Christmas Hamper Help Needed - Wholefoods Edition
November 3, 2013 7:12 PM   Subscribe

I pride myself on being the best gift giver ever and I think I have nailed the idea for my Secret Santa this year, a Wholefoods Cookbook with accompanying produce. The thing is, I don't really know what wholefoods are, and the book is a week or 2 away (being sent from OS). I need this gift in the post around mid November so want to start my shopping for the produce now. Please help me, what kinds of awesome things can I put in the hamper? It can be snacks and grocery type things for cooking. Nothing that needs to be refrigerated. Im thinking dried beans, wholemeal pasta, that kind of thing. The book is 'Cooking with Wholefoods: A guide to healthy natural ingredients, and how to use them with 100 delicious recipes... by Nicola Graimes.' Thank you.
posted by Youremyworld to Food & Drink (9 answers total)
The preview of the book on Amazon includes the ToC and the intro, which talks about what the author means by whole foods. You might get some ideas by skimming the recipes as well.
posted by rtha at 7:20 PM on November 3, 2013

Response by poster: Thank you rtha, I always forget about Amazon. They never seem to post what I want to Australia.
posted by Youremyworld at 7:59 PM on November 3, 2013

One thing to keep in mind - beans, lentils, dried pasta etc are all very heavy, and postage costs an absolute fortune from Australia to overseas (seriously - my mum sent me some stock cubes last week, 600g and it cost her $45 to post to the UK). I would work out how much you can afford to spend on postage and let that determine what you include. Consider bags of herbs and spices, and of course look into customs requirements for the destination country to ensure the parcel will get through.
posted by goo at 2:34 AM on November 4, 2013

Response by poster: Thanks goo, this will be within Australia though. Postage is not a problem.
posted by Youremyworld at 4:12 AM on November 4, 2013

Best answer: From a combination of personal experience and a quick look through the Amazon preview, I would include dry staples such as brown rice, rolled oats, red lentils and quinoa. Also, if the person liked to garden, I might include some seed packs for herbs such as coriander, basil, parsley and chives.
posted by mosessis at 4:45 AM on November 4, 2013

Best answer: Consider bags of herbs and spices,

This. In the US we have places like The Spice House that will make up a box of herbs and spices appropriate for the kind of cooking you do, but you can accomplish this yourself. This would be an AWESOME gift because when you decide to make a recipe, that one spice you don't have can be a major obstacle. A selection of dried mushrooms might be nice too. And a box of Maldon salt.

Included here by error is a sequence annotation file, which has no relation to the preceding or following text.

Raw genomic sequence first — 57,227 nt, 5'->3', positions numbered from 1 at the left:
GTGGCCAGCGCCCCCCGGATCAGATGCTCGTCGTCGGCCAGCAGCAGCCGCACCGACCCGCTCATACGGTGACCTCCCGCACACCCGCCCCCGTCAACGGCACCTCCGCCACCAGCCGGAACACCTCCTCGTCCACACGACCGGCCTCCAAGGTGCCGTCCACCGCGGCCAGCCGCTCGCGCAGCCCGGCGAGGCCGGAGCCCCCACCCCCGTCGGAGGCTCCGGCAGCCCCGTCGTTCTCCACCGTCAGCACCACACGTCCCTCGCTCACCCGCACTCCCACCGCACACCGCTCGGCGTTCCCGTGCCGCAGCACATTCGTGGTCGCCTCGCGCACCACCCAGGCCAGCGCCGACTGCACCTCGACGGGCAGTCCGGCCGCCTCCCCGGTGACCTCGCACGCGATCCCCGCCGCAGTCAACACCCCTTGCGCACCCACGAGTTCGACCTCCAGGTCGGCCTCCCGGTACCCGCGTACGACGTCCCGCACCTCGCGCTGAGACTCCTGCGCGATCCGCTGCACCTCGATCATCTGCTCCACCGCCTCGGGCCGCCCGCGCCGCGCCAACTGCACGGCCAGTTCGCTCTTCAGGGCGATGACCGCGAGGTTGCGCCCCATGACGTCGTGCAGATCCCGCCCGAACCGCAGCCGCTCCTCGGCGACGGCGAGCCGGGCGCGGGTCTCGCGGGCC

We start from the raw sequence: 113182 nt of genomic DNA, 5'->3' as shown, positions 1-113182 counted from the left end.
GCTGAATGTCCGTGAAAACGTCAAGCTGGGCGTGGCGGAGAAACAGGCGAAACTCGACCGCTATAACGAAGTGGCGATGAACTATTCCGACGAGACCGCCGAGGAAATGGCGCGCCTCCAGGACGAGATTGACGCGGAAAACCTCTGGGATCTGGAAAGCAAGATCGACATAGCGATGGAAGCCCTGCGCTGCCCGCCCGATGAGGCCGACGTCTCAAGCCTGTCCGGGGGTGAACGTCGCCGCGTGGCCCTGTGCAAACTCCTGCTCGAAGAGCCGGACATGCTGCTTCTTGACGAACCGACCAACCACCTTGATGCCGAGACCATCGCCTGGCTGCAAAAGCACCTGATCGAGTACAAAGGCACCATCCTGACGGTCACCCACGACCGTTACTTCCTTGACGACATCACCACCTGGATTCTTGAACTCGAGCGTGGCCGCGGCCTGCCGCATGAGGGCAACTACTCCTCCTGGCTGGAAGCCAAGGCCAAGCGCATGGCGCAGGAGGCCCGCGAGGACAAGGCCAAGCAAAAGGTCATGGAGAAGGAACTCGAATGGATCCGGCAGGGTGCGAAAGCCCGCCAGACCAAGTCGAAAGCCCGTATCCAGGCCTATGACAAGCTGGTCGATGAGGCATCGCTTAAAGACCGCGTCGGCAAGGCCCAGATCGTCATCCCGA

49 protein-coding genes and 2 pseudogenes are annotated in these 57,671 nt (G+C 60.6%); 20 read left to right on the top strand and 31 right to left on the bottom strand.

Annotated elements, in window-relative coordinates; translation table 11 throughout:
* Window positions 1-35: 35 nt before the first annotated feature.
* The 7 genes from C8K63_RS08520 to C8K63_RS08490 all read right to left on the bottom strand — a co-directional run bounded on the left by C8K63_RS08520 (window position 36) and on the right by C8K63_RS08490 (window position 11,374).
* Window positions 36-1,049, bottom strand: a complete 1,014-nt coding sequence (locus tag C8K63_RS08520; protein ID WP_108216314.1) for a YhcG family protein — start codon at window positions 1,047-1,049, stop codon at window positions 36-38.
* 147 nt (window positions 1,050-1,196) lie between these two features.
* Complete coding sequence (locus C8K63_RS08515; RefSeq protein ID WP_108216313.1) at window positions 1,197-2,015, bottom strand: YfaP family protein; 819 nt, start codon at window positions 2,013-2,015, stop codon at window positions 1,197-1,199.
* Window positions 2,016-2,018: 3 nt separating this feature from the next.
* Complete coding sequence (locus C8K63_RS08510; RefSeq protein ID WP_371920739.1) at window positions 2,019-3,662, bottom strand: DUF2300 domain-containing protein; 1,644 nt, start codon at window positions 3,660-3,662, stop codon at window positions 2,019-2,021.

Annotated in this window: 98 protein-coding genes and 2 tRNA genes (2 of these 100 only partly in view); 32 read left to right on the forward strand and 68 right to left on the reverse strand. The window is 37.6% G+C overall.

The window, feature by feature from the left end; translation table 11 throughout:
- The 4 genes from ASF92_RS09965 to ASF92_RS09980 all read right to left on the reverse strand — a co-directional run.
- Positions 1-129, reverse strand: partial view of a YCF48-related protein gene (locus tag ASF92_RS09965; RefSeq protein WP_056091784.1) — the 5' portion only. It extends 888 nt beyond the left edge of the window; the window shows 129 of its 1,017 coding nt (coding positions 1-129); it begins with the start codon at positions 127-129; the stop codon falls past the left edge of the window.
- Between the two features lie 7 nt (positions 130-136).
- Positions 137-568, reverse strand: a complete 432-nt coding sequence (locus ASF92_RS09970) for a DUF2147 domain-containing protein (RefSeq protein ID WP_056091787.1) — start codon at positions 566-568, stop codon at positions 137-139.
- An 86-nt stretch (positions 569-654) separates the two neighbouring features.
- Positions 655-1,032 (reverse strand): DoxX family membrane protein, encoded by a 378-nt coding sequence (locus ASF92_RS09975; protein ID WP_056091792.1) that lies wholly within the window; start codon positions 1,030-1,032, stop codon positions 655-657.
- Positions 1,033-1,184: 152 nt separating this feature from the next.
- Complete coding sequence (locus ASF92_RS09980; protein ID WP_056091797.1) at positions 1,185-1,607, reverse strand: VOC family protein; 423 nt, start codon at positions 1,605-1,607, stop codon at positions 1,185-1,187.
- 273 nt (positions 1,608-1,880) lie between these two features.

posted by BibiRose at 5:10 AM on November 4, 2013 [2 favorites]

Best answer: Herbs and spices yes, and packages of things like quinoa and steel cut oats. If you were in the US, I'd point you to Penzey's and Bob's Red Mill, respectively. Do you have anything comparable? The thing about BRM is that all of their packages are in a uniform size (similar to a standard package of coffee), and they look nice, so they make great additions to a large basket.

If there's nothing like this in Australia then would it be possible to buy some things in bulk? If weight is not an issue, what about filling mason jars with things? You could add a decorative piece of fabric in the cap/rim of each and then create colorful padded sleeves to protect each jar in shipping (I pick up thick socks from the secondhand store, cut to the exact height I need and then sew a seam. I size it just so I can still read the top of each jar).

Or, if glass is inadvisable, you could vacuum seal separate packages for freshness and put them in little fabric pouches. And if you did that, you could slide a descriptive page into each pouch.
posted by AnOrigamiLife at 7:34 AM on November 4, 2013

Best answer: Heh sorry, I misunderstood. I agree with AnOrigamiLife if weight is no issue - use some nice jars and fill them with pulses from a health food shop that sells in bulk. For a starter pack I would look at a red bean (such as kidney beans), a white bean (haricot or soya beans), chickpeas and something a bit more exotic like borlotti beans or black beans. Then red lentils, good puy lentils, wild rice and perhaps some quinoa, good spelt wheat, unhulled sesame seeds or steel cut oats.

I would also include some herbs and spices, which ones would depend on the person and what they like to cook (eg/ Indian spices for curries, Moroccan or Ethiopian if that would appeal; can't go wrong with your basic parsley, sage, rosemary and thyme, basil and oregano if they like pasta). Also if they are vegetarian or vegan the Massell "chicken style" and "beef style" stock cubes (that my poor mum spent so much to post to me! Nothing like that here in the UK) are great and available at any supermarket.
posted by goo at 9:06 AM on November 4, 2013

Response by poster: Thank you everyone, this is exactly what I was looking for. Great ideas on the herbs and spices, salt and stock. All things I never would have thought of.
posted by Youremyworld at 1:30 PM on November 4, 2013

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